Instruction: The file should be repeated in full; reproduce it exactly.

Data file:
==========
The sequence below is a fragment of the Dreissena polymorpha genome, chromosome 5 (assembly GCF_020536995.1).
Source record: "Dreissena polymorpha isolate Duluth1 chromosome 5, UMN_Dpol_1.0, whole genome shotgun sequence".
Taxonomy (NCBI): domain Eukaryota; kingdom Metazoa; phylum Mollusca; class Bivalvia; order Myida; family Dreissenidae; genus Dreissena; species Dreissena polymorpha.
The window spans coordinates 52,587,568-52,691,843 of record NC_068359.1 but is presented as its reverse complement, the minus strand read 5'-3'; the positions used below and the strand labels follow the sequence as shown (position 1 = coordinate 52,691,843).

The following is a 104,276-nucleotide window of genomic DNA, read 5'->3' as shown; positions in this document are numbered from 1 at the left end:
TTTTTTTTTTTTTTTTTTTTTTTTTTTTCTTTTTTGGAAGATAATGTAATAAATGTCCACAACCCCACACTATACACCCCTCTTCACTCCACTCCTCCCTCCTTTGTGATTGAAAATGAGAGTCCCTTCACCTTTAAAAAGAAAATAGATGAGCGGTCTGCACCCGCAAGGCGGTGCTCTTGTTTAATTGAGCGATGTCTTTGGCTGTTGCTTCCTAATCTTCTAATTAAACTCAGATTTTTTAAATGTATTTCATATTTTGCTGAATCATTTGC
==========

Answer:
The sequence below is a fragment of the Dreissena polymorpha genome, chromosome 5 (assembly GCF_020536995.1).
Source record: "Dreissena polymorpha isolate Duluth1 chromosome 5, UMN_Dpol_1.0, whole genome shotgun sequence".
Taxonomy (NCBI): domain Eukaryota; kingdom Metazoa; phylum Mollusca; class Bivalvia; order Myida; family Dreissenidae; genus Dreissena; species Dreissena polymorpha.
The window spans coordinates 52,587,568-52,691,843 of record NC_068359.1 but is presented as its reverse complement, the minus strand read 5'-3'; the positions used below and the strand labels follow the sequence as shown (position 1 = coordinate 52,691,843).

The following is a 104,276-nucleotide window of genomic DNA, read 5'->3' as shown; positions in this document are numbered from 1 at the left end:
TTTTTTTTTTTTTTTTTTTTTTTTTTTTCTTTTTTGGAAGATAATGTAATAAATGTCCACAACCCCACACTATACACCCCTCTTCACTCCACTCCTCCCTCCTTTGTGATTGAAAATGAGAGTCCCTTCACCTTTAAAAAGAAAATAGATGAGCGGTCTGCACCCGCAAGGCGGTGCTCTTGTTTAATTGAGCGATGTCTTTGGCTGTTGCTTCCTAATCTTCTAATTAAACTCAGATTTTTTAAATGTATTTCATATTTTGCTGAATCATTTGC